shadow. Don't make the highlight Yellow, the mid tone Brown and the shadow Red.

    Here is another link even mentioned in the same thread (
  9. Using an output color space (CMYK) that isn't what you're ultimately going to use to get
    skintone values is kind of silly. You can do this in RGB, using the working space all your
    images will be using. This CMYK technique is dated, really dated!

    Change the CMYK profile in Photoshop's color settings, your values change. Not real useful.
  10. Thankyou all for you help...Ellis I am working in CMYK for much of the reason Anthony had stated...
    I was referred to using Lab to do editing and started to read a book Photoshop Lab color which maintains lab to be a powerful work space to adjust color, contrast and sharpness then convert to RGB,...second being CMYK as it has a more indepth color range....I know this is incongruous to editing in the work space your printing in but Im exploring the different methods...And Anthony that is very similar to what I have been researching...I will take a look at the threads you posted...thankyou...and thankyou Patrick & Christopher
  11. Stop reading book....There is no point of retouching in LAB for the reason you state as you have all the tools in RGB to do the same.

    As for the CMYK having more indetph color?! i dont know where you read that, since is the smallest color space use for printing only (or i migth not understand what indepth color range mean?)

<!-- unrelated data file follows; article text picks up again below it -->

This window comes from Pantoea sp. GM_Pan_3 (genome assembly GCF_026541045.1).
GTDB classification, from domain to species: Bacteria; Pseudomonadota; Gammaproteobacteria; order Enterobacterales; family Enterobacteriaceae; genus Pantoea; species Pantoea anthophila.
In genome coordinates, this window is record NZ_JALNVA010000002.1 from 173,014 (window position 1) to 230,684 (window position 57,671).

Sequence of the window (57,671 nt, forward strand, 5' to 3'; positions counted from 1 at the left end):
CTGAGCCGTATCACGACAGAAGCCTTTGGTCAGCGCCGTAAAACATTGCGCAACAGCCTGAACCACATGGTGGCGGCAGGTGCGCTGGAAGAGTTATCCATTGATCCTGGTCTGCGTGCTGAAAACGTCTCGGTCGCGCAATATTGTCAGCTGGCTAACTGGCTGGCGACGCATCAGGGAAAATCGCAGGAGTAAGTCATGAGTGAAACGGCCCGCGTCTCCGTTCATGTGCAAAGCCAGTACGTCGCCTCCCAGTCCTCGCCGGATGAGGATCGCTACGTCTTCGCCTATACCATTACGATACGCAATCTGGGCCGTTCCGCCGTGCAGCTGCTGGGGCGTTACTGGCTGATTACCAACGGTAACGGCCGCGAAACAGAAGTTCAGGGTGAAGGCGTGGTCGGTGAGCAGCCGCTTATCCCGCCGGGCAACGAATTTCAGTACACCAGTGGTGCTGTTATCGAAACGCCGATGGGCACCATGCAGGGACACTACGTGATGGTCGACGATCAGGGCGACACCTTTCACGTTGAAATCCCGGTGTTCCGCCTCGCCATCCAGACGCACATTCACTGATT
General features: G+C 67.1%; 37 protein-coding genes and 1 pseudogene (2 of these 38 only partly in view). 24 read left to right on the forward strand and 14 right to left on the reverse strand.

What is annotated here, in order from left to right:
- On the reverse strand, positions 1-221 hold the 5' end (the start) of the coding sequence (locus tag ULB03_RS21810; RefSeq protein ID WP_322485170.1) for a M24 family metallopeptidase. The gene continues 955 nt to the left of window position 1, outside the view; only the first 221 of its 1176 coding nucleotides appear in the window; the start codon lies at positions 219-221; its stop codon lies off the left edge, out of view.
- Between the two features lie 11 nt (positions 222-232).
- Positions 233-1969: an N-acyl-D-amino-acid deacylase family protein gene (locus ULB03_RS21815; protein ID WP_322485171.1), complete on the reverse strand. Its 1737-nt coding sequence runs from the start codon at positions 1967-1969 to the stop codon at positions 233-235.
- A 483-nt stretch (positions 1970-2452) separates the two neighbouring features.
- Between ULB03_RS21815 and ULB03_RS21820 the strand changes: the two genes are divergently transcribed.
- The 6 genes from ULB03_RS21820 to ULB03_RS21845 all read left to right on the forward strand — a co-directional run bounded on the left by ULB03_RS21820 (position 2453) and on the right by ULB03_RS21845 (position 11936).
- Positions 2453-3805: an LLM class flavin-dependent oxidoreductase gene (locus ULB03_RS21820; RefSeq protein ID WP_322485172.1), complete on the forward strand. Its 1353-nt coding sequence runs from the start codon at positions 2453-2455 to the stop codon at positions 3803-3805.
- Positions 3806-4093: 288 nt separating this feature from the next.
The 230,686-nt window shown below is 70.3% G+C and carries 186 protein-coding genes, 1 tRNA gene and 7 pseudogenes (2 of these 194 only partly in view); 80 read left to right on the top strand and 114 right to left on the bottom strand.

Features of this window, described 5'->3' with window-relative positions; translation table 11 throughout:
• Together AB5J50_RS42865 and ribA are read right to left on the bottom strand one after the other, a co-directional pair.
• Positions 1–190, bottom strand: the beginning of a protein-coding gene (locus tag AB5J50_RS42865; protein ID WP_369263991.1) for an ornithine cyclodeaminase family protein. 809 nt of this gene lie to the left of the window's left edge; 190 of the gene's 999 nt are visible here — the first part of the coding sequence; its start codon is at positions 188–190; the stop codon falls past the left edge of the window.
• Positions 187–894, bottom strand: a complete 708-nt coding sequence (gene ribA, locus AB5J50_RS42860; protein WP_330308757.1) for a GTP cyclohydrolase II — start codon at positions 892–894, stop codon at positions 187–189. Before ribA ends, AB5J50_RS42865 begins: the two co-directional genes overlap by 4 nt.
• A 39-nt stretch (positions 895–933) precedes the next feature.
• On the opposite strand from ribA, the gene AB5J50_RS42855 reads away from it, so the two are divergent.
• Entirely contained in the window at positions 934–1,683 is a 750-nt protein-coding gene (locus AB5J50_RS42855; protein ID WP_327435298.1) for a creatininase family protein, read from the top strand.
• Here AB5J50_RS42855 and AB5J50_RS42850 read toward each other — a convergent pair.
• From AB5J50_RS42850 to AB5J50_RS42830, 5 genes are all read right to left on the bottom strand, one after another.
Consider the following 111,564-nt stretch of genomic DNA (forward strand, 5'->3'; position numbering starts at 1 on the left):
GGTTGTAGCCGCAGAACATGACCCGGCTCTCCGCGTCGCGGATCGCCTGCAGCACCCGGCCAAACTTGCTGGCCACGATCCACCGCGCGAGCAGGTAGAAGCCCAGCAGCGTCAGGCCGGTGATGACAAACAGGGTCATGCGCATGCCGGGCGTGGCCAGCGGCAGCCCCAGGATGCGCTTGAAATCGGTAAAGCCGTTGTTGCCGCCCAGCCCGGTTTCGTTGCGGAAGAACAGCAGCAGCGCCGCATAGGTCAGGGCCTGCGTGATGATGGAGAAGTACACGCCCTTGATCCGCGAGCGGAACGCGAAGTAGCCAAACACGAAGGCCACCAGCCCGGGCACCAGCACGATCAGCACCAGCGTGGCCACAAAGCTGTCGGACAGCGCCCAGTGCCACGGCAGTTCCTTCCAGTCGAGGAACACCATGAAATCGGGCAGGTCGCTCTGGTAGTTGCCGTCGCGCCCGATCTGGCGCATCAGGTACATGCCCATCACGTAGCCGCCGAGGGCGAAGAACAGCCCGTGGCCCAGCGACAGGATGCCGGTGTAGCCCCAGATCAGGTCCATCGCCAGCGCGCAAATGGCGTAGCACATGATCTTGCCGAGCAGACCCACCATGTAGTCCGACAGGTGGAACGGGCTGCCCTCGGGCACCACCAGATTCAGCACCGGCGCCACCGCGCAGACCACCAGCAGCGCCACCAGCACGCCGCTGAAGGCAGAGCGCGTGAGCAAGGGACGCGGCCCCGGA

You can explore and loose yourself in the labyrinth of color management...but let me hand you the map and a flashlight;

    Retouched in RGB anytime you can, in really need and if your life depend on it you might try to go in LAB, but if your image is well expose to start with there will be no need. As a professional photoretoucher i never had a chance to go in LAB for the past 12years, i must be lucky : )
  12. >As for the CMYK having more indetph color?! i dont know where you read that, since is
    the smallest color space use for printing only (or i migth not understand what indepth
    color range mean?)

    Agreed. Some are under the impression that because CMYK has a fourth color channel
    there' more 'depth' but that's simply not the case. CMYK is an output color space based on
    some CMYK printing device so its highly device independent. That means the numbers are
    solely based on some printing device (which? Is this the device you're ultimately sending
    the numbers to? Probably not). The gamut of most CMYK devices, certainly those
    described by Photoshop for ink on paper output are pretty darn small and vary

    As for LAB, it is a device independent color space. Its based on math done in the 1930's to
    define human vision. There are NO capture and output devices that work with LAB. It is
    useful for some purposes but converting into and out of LAB, certainly in 8-bits is going
    to toss a pretty considerable about of levels out of your original file (depending on the
    original color space). Much of the older techniques for working with LAB can be conducted
    using the Lumanice blend modes in Photoshop on the original RGB document.
  13. Anthony, thanks for the smugmug link: